None of us were born professional genealogists. Some of us (such as moi!!) have NO aspirations to become one. However, I love genealogy. I am obsessed with it. I strive to do a good job. I cite my sources. I attend conferences. I read books. I listen to webinars. I apply what I learn. I’m long past the stage of simply wanting to get to the next generation; rather, I’d prefer to get to “know” my ancestors better by filling in the details of their lives with information on how they lived, what they did, what they ate, who they associated with. This is what makes genealogy fun.
A few weeks ago I began drafting a short biography of my great-great grandfather, Albert J. Stanwood. I’ve been working on this line for well over 20 years, and thought it would be fun to put together something that I could share with extended family members, starting with Albert, and working my way back to HIS fifth great grandfather and colonial ancestor, Philip Stainwood, the first of the name in the United States. It should be simple I thought, since I have the usual birth, marriage, death, and land records, old letters written from one family member to another, photographs and obituaries and other interesting facts for the family. I’ve taken several research trips to Massachusetts, Maine and Minnesota where the family had lived. Everything should be in order. A tweak here and a tweak there should be all that’s needed. Piece of cake, right?
It started like this:
On 23 December 1848, Albert Jerome Stanwood entered the world on what was certainly a cold winter day in Penobscot County, Maine, the first child born to David Stanwood and his young wife, Caroline White. The boy grew up in Township No. 2 Indian Purchase (also known as West IndianTownship) among the plentiful pines and other timber for which the region was known with numerous relatives and extended family, including his grandfather, Benjamin Stanwood, whose kin is credited with giving the new Plantation in which Albert was born its very appropriate name: Woodville.
Off to a good start. Fingers ablaze on the keyboard, I pounded out a few more details about Albert’s aunts, uncles and cousins who lived nearby. Then something incredible happened. Not incredible in the “WOW look what neat thing I found!” way. More like incredible in the “HOLY C-R-A-P!” way. UGH!!
Taking the time to document Albert’s story quickly demonstrated there’s very little that’s more effective at making one truly dig in and look at information with a fresh perspective than trying to take facts and dates and weave them into a story. This exercise exposed a huge, age-old assumption that has likely prevented me from solving one of my brickwalls – when did Albert’s mother Caroline (White) Stanwood die? As a newbie genealogist many years ago, I ASSUMED that Caroline had died by 1893, the year her mother died.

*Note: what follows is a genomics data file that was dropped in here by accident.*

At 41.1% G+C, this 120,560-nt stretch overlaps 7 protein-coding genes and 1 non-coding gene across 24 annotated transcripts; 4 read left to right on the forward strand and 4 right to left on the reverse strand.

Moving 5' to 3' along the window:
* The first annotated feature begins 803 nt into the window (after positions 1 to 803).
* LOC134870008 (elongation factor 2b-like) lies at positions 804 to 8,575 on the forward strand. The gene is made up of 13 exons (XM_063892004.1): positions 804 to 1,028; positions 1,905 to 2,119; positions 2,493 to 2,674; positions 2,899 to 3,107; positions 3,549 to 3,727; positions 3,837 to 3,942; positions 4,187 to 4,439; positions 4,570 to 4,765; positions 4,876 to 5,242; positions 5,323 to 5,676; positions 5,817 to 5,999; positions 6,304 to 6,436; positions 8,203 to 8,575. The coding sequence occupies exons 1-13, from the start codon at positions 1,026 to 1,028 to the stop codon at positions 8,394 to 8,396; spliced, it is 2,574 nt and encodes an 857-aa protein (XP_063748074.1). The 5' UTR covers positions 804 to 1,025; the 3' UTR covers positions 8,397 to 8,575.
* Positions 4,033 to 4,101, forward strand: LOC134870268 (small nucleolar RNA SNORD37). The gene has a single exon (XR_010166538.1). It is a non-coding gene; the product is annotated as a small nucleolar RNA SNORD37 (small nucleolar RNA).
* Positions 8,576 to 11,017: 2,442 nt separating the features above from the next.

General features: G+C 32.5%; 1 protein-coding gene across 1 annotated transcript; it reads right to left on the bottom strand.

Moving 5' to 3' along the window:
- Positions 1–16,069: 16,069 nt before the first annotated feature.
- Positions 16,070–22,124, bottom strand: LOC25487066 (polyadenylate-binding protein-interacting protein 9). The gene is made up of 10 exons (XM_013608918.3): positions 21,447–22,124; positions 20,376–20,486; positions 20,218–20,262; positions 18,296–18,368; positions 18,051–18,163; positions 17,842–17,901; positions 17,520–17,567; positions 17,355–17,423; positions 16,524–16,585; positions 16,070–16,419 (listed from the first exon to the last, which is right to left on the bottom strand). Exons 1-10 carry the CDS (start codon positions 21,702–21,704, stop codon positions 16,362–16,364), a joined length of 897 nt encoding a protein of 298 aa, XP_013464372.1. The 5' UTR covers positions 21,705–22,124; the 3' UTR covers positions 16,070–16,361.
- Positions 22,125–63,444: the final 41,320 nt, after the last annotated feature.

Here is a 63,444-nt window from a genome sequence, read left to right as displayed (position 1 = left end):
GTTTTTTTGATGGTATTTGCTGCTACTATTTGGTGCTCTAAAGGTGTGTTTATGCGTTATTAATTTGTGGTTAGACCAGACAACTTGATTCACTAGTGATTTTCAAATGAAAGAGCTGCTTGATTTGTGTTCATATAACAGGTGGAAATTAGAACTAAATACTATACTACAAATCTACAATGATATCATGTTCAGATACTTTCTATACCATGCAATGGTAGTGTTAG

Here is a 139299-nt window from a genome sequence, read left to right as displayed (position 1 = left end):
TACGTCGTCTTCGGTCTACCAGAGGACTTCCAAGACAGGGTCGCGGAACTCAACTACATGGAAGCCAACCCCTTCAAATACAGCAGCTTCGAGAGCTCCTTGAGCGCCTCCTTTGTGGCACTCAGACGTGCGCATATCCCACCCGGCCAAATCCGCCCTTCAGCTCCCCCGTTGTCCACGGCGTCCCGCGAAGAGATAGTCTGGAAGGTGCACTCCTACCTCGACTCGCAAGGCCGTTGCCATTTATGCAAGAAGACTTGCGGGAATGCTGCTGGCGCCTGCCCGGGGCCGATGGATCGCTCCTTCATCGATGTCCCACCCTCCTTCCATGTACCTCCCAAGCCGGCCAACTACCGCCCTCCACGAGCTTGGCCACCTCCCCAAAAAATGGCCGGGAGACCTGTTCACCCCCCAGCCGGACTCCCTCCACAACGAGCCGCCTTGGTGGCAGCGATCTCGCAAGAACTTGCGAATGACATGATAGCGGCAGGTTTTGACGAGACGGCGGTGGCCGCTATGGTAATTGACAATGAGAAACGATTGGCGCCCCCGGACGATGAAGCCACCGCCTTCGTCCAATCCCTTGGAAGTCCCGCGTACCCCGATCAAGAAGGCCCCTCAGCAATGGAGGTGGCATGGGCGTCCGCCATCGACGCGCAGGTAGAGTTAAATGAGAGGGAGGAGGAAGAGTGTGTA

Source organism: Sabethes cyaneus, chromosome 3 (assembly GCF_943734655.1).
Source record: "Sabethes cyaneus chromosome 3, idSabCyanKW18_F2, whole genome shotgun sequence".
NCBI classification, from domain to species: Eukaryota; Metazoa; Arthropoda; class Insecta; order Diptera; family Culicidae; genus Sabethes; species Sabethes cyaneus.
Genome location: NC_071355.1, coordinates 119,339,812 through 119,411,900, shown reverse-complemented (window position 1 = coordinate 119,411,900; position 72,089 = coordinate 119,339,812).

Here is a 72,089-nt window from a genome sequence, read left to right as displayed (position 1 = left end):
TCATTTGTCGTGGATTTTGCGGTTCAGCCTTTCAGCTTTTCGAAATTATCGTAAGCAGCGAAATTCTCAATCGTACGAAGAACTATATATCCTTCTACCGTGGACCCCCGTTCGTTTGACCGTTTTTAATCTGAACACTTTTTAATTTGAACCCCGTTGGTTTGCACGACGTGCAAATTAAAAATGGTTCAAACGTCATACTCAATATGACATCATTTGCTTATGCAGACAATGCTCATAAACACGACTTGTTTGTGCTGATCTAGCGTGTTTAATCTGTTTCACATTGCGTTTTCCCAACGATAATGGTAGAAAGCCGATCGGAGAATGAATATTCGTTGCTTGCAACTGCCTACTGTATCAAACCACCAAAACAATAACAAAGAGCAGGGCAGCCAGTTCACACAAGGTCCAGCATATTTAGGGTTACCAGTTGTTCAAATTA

Since Caroline was not included as a survivor in her mother’s obituary, I’d reached the conclusion she had predeceased her. However, when reviewing my findings again, I quickly realized that some of Caroline’s other siblings who were known to still be alive in 1893 were also missing from the obituary. Only those who were more prominent in the community had been included.
These original assumptions were made as a “baby” (i.e. newbie) genealogist many years ago, limiting the time period in which I’ve since searched for Caroline’s death. Perhaps with this new knowledge I will be able to finally find when and where Great Great Great Grandma Caroline died!
While other holes were found in my research through this exercise, this was certainly the most glaring error. Worse, since I’ve freely shared my information with others online, my error has been duplicated in the family trees of others. Yikes.
Leland Meitzler with Family Roots Publishing Inc. recently blogged about how he has maintained his family tree privately on MyHeritage.com, preferring not to share it publicly until he has proven some of his theories. In light of what I found in my own tree, that seems very wise. I’ve often pondered whether or not I should make my Ancestry.com trees private, but have always chosen to keep them public. My reasons?
1) Sharing information has led to cousin connections.
2) Sharing my information will ensure that others have access to it after I’m gone.
3) Online family trees are simply “clues,” not facts; the user needs to confirm my data through their own research, just as I would when evaluating their trees.
So, how about you? Do you keep your online trees private, or do you share publicly?